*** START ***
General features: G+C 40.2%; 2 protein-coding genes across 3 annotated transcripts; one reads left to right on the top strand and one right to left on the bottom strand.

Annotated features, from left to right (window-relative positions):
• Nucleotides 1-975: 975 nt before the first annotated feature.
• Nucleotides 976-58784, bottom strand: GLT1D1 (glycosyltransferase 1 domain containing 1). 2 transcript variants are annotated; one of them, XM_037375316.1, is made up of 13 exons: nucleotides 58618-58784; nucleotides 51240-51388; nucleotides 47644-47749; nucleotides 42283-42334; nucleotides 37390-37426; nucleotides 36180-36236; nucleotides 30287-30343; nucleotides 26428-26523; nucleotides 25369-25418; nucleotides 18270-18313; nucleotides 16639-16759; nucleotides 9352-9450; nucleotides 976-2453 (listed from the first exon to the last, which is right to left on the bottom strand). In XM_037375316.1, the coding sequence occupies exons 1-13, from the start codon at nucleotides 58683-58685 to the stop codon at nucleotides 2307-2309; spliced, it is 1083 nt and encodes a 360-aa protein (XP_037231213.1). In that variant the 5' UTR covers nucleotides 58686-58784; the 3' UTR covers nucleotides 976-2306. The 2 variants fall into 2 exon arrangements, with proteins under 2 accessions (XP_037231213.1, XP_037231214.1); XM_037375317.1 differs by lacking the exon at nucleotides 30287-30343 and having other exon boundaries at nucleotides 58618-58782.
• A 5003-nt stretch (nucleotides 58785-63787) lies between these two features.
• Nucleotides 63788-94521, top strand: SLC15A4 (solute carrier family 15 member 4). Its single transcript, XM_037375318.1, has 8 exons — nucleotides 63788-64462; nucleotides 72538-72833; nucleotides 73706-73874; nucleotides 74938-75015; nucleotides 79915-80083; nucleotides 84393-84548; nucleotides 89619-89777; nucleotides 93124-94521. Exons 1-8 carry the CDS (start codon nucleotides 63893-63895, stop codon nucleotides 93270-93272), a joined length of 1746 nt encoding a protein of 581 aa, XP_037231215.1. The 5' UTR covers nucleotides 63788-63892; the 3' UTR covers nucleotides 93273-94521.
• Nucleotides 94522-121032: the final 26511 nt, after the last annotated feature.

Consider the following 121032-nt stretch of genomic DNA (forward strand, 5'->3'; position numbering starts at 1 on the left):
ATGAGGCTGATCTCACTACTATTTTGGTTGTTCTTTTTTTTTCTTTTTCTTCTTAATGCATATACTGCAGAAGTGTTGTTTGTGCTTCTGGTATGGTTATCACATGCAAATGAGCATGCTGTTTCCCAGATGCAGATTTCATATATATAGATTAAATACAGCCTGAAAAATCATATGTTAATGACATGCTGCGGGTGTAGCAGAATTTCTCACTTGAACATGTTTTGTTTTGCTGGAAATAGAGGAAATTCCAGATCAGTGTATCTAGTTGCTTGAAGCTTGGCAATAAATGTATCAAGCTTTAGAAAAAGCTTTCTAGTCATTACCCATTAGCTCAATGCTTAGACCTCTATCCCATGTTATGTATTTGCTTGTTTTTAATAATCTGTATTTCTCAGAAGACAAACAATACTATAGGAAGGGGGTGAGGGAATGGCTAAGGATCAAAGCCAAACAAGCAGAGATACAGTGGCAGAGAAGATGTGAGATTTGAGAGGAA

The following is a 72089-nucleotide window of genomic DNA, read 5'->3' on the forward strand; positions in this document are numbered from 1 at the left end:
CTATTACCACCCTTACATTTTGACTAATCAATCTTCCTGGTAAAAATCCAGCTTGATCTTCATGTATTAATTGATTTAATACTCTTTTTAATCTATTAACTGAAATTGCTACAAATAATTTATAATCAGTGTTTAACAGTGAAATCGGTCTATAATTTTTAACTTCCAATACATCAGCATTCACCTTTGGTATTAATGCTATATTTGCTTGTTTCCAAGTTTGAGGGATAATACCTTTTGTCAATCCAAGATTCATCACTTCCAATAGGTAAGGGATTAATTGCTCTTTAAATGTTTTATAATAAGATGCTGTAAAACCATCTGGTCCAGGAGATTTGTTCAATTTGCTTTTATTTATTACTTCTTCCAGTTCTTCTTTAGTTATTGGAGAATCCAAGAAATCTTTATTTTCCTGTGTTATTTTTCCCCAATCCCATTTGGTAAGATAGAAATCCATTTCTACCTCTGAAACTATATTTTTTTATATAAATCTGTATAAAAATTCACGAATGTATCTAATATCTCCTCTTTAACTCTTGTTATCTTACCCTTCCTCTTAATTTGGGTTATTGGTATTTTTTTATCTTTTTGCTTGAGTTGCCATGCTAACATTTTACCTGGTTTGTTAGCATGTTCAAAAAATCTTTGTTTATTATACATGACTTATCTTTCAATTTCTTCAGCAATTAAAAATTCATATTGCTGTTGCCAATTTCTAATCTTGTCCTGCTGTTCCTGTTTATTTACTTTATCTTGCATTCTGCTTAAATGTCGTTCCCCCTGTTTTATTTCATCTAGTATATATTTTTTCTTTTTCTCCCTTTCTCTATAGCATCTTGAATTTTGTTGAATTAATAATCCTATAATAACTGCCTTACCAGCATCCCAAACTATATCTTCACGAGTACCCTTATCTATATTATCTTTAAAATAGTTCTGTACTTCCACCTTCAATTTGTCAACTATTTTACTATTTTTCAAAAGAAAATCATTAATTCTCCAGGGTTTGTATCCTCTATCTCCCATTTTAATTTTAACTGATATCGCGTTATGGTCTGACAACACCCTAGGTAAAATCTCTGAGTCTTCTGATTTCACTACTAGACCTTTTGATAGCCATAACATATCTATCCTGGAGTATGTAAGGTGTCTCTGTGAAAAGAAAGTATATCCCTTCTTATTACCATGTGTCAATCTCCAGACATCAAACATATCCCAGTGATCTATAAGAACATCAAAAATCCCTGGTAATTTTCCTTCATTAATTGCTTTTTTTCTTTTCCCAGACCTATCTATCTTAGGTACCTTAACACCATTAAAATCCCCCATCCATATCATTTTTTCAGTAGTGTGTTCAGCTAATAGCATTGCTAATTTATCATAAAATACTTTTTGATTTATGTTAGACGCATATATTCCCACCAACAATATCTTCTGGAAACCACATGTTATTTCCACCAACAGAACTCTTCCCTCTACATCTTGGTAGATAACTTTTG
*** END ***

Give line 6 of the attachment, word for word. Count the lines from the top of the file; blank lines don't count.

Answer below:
• Nucleotides 63788-94521, top strand: SLC15A4 (solute carrier family 15 member 4). Its single transcript, XM_037375318.1, has 8 exons — nucleotides 63788-64462; nucleotides 72538-72833; nucleotides 73706-73874; nucleotides 74938-75015; nucleotides 79915-80083; nucleotides 84393-84548; nucleotides 89619-89777; nucleotides 93124-94521. Exons 1-8 carry the CDS (start codon nucleotides 63893-63895, stop codon nucleotides 93270-93272), a joined length of 1746 nt encoding a protein of 581 aa, XP_037231215.1. The 5' UTR covers nucleotides 63788-63892; the 3' UTR covers nucleotides 93273-94521.